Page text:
I received this book for free from Publisher in exchange for an honest review. This does not affect my opinion of the book or the content of my review.
Acts of Faith by A.M. Arthur
Series: Cost of Repairs #4
Published by Samhain Publishing Genres: Contemporary, Gay
Reviewed by Cassie
Things are going well for Rey King and Samuel Briggs. In fact, Rey’s catering business is going so well he needs to take on a partner. He should be happy, and he is, yet he still has to face the pain of living without his daughter, Faith. Rey deals with the loss as best he can, until Faith’s grandmother dies. Suddenly, he’s being offered what he always wanted.
Sam is happy with Rey and with their life together. When Rey gets the chance to spend time with Faith, with the end result of her living with Rey, Sam is happy for Rey. He doesn’t expect their relationship to be rocked by the changes. Bringing a grieving, confused child into their lives is hard enough without Rey’s handsome new business partner, who always seems to be around. Will misunderstandings and resentment destroy Sam and Rey’s love?
Not only does Acts of Faith tie up a lot of the loose ends from Cost of Repairs, but it also adds a new depth to Sam and Rey’s story. Both men have been hurt a great deal in the past, and to an extent they both deal with their problems by trying to tough them out. In Cost of Repairs they learned to rely on each other, but when their new normal is shaken up they revert to old patterns.
Sam is willing to do just about anything for Rey, including putting up with his hot and provocative new business partner and bringing his daughter into their lives. He doesn’t anticipate how much the changes will actually change things however. Instead of communicating his frustrations with suddenly being a parental figure and dealing with his jealousy to Rey, he tries to keep his emotions internal.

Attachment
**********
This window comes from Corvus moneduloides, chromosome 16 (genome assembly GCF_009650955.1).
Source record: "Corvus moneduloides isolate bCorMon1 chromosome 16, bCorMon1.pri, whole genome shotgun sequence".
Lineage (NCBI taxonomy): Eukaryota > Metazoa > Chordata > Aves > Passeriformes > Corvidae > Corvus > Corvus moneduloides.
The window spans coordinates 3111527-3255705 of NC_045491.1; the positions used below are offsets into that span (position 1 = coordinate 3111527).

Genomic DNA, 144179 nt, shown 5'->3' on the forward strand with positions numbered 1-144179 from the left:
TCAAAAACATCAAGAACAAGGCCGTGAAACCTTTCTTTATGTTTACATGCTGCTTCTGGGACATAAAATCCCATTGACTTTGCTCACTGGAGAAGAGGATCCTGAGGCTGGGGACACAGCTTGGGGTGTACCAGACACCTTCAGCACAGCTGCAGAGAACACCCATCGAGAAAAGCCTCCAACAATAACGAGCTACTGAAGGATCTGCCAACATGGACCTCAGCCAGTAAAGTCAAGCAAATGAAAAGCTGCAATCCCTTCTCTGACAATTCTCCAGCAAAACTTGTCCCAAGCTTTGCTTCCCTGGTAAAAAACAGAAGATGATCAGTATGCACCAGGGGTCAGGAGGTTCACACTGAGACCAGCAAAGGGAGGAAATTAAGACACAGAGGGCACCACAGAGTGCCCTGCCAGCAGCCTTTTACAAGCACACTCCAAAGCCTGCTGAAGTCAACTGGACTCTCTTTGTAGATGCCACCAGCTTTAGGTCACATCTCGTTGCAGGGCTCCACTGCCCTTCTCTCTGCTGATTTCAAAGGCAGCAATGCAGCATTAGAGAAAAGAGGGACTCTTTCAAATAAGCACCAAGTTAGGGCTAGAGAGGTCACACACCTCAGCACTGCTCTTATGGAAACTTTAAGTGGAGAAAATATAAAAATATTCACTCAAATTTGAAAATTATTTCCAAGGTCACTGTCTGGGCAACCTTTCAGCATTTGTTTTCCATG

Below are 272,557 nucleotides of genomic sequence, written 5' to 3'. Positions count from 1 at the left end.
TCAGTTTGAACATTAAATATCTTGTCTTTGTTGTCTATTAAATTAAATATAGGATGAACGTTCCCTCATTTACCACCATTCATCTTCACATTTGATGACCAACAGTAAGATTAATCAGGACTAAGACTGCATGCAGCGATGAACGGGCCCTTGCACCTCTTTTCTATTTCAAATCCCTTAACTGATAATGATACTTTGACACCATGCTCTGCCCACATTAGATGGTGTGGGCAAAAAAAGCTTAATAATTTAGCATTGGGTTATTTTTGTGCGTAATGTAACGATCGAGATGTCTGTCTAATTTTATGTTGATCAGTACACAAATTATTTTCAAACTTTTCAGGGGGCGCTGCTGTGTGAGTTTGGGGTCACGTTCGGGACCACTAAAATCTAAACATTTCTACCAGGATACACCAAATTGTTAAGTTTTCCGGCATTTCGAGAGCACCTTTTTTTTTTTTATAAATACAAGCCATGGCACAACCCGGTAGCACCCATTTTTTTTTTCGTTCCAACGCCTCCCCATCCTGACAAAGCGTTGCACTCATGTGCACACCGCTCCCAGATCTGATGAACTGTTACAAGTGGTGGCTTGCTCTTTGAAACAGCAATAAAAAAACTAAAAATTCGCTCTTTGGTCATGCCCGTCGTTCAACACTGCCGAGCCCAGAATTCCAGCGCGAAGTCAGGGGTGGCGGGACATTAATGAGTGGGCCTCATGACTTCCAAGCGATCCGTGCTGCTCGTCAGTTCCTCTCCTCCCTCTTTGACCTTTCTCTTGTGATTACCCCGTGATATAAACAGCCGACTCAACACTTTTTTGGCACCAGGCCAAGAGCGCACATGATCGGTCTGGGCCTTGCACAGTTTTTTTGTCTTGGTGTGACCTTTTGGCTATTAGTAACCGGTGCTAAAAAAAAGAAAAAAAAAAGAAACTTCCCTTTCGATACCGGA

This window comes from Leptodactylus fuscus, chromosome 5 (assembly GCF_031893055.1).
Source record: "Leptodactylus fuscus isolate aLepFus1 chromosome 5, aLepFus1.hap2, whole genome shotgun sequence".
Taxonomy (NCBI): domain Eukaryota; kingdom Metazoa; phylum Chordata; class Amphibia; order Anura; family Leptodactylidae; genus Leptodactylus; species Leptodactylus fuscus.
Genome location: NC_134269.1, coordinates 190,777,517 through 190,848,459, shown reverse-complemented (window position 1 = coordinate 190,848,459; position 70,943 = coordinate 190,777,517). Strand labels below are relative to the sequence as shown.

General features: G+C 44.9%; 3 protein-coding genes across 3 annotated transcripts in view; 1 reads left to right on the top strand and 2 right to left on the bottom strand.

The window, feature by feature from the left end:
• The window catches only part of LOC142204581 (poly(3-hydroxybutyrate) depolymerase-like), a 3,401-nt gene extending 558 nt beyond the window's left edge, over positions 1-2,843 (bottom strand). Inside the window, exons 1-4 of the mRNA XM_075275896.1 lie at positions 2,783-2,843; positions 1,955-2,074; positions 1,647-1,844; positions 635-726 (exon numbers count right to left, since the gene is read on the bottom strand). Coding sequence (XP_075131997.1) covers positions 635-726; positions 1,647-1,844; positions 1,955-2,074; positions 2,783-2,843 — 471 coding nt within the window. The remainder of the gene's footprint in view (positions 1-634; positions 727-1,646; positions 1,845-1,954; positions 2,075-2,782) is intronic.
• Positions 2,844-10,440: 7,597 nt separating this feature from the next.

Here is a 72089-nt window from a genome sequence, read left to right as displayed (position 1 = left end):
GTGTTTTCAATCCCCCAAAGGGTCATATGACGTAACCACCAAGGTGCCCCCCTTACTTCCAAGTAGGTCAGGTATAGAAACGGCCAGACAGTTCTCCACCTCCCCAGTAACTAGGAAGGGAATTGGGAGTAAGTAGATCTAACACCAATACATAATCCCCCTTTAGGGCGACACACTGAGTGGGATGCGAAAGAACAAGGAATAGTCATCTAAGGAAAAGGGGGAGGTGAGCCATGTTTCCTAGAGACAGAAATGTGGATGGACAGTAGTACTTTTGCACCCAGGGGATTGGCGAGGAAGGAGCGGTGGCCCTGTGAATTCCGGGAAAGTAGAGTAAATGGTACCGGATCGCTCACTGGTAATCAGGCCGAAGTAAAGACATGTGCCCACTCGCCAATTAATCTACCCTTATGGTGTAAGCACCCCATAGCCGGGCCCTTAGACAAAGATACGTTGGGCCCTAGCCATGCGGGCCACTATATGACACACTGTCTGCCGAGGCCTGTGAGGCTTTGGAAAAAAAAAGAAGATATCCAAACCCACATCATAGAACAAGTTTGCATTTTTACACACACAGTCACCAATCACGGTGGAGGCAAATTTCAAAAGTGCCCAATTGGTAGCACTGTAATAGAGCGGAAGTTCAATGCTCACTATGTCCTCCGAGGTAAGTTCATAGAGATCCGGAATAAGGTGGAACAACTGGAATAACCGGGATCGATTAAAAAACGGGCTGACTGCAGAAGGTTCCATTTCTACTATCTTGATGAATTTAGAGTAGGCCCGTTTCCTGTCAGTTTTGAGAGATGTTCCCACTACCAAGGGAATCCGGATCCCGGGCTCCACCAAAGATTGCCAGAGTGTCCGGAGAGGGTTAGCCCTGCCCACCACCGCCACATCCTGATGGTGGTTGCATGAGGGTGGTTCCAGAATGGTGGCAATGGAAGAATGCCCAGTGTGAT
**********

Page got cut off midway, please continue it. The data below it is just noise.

Rey is even worse. Above all things, he wants to make his daughter happy. He’s so busy and stressed with work and Faith that he fails to notice Sam’s increasing feelings of disconnection. He makes foolish decisions regarding communication that cause the chasm between them to widen.
Fortunately, Sam and Rey love each other enough to persevere. I couldn’t help but love both Sam and Rey in The Cost of Repairs, and they’re still great here. Their communication issues are believable, and neither of them lets things go so far that it gets ridiculous or unbelievable. I also enjoyed the secondary characters from the series—the guys from previous books, Dixie, Rey’s former boss, his new partner, David, and others are all well-written and add a lot of depth to the story.
Fans of the series shouldn’t hesitate to pick up Acts of Faith. It’s a sweet, emotional read that left me smiling. Newbies should definitely start with The Cost of Repairs. While you could read this one on its own, the experience would be a lot richer after reading the other books in the series.